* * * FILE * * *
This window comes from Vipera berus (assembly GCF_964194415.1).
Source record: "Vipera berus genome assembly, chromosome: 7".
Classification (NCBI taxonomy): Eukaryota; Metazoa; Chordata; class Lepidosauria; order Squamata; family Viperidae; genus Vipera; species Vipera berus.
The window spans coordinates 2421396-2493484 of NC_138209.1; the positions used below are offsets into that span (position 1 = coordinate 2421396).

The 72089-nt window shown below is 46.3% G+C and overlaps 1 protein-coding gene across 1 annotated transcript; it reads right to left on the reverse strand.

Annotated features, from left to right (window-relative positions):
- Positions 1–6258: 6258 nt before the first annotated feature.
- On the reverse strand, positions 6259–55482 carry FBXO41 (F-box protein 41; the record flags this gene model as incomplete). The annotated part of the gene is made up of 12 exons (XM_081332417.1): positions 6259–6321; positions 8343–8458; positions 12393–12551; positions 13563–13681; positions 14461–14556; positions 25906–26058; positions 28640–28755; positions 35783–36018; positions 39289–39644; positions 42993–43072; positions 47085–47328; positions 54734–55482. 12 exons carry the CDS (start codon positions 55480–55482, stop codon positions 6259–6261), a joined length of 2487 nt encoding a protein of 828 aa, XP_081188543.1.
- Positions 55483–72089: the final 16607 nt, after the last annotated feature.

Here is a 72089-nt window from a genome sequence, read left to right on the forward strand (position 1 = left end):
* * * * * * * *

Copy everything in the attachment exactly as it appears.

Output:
This window comes from Vipera berus (assembly GCF_964194415.1).
Source record: "Vipera berus genome assembly, chromosome: 7".
Classification (NCBI taxonomy): Eukaryota; Metazoa; Chordata; class Lepidosauria; order Squamata; family Viperidae; genus Vipera; species Vipera berus.
The window spans coordinates 2421396-2493484 of NC_138209.1; the positions used below are offsets into that span (position 1 = coordinate 2421396).

The 72089-nt window shown below is 46.3% G+C and overlaps 1 protein-coding gene across 1 annotated transcript; it reads right to left on the reverse strand.

Annotated features, from left to right (window-relative positions):
- Positions 1–6258: 6258 nt before the first annotated feature.
- On the reverse strand, positions 6259–55482 carry FBXO41 (F-box protein 41; the record flags this gene model as incomplete). The annotated part of the gene is made up of 12 exons (XM_081332417.1): positions 6259–6321; positions 8343–8458; positions 12393–12551; positions 13563–13681; positions 14461–14556; positions 25906–26058; positions 28640–28755; positions 35783–36018; positions 39289–39644; positions 42993–43072; positions 47085–47328; positions 54734–55482. 12 exons carry the CDS (start codon positions 55480–55482, stop codon positions 6259–6261), a joined length of 2487 nt encoding a protein of 828 aa, XP_081188543.1.
- Positions 55483–72089: the final 16607 nt, after the last annotated feature.

Here is a 72089-nt window from a genome sequence, read left to right on the forward strand (position 1 = left end):